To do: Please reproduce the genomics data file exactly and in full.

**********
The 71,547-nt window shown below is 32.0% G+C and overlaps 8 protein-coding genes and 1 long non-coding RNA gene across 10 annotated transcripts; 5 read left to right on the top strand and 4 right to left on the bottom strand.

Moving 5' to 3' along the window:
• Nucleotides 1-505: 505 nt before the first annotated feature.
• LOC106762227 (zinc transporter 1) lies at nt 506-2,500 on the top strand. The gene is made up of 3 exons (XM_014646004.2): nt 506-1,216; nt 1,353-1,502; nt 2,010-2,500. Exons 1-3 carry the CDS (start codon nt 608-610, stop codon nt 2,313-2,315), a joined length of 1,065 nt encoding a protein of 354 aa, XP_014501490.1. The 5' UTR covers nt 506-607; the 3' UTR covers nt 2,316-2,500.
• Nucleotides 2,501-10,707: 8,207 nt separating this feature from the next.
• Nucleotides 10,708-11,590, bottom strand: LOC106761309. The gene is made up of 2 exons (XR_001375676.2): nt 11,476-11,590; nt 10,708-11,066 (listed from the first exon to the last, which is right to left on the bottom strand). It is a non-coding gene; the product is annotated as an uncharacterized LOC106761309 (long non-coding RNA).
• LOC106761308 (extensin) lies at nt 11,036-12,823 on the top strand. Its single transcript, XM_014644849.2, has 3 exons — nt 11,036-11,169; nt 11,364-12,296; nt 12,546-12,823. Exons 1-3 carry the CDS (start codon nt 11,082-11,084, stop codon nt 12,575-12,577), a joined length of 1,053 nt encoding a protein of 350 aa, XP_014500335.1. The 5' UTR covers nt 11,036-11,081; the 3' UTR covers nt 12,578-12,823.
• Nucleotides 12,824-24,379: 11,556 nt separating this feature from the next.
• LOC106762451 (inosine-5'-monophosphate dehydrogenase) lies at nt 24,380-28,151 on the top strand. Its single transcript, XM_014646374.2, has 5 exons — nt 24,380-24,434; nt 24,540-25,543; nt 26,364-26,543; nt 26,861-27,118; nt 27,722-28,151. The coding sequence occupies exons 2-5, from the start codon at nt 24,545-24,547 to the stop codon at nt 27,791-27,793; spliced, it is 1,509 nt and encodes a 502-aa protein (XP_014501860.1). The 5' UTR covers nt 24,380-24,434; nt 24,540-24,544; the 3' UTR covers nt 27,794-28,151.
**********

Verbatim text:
The 71,547-nt window shown below is 32.0% G+C and overlaps 8 protein-coding genes and 1 long non-coding RNA gene across 10 annotated transcripts; 5 read left to right on the top strand and 4 right to left on the bottom strand.

Moving 5' to 3' along the window:
• Nucleotides 1-505: 505 nt before the first annotated feature.
• LOC106762227 (zinc transporter 1) lies at nt 506-2,500 on the top strand. The gene is made up of 3 exons (XM_014646004.2): nt 506-1,216; nt 1,353-1,502; nt 2,010-2,500. Exons 1-3 carry the CDS (start codon nt 608-610, stop codon nt 2,313-2,315), a joined length of 1,065 nt encoding a protein of 354 aa, XP_014501490.1. The 5' UTR covers nt 506-607; the 3' UTR covers nt 2,316-2,500.
• Nucleotides 2,501-10,707: 8,207 nt separating this feature from the next.
• Nucleotides 10,708-11,590, bottom strand: LOC106761309. The gene is made up of 2 exons (XR_001375676.2): nt 11,476-11,590; nt 10,708-11,066 (listed from the first exon to the last, which is right to left on the bottom strand). It is a non-coding gene; the product is annotated as an uncharacterized LOC106761309 (long non-coding RNA).
• LOC106761308 (extensin) lies at nt 11,036-12,823 on the top strand. Its single transcript, XM_014644849.2, has 3 exons — nt 11,036-11,169; nt 11,364-12,296; nt 12,546-12,823. Exons 1-3 carry the CDS (start codon nt 11,082-11,084, stop codon nt 12,575-12,577), a joined length of 1,053 nt encoding a protein of 350 aa, XP_014500335.1. The 5' UTR covers nt 11,036-11,081; the 3' UTR covers nt 12,578-12,823.
• Nucleotides 12,824-24,379: 11,556 nt separating this feature from the next.
• LOC106762451 (inosine-5'-monophosphate dehydrogenase) lies at nt 24,380-28,151 on the top strand. Its single transcript, XM_014646374.2, has 5 exons — nt 24,380-24,434; nt 24,540-25,543; nt 26,364-26,543; nt 26,861-27,118; nt 27,722-28,151. The coding sequence occupies exons 2-5, from the start codon at nt 24,545-24,547 to the stop codon at nt 27,791-27,793; spliced, it is 1,509 nt and encodes a 502-aa protein (XP_014501860.1). The 5' UTR covers nt 24,380-24,434; nt 24,540-24,544; the 3' UTR covers nt 27,794-28,151.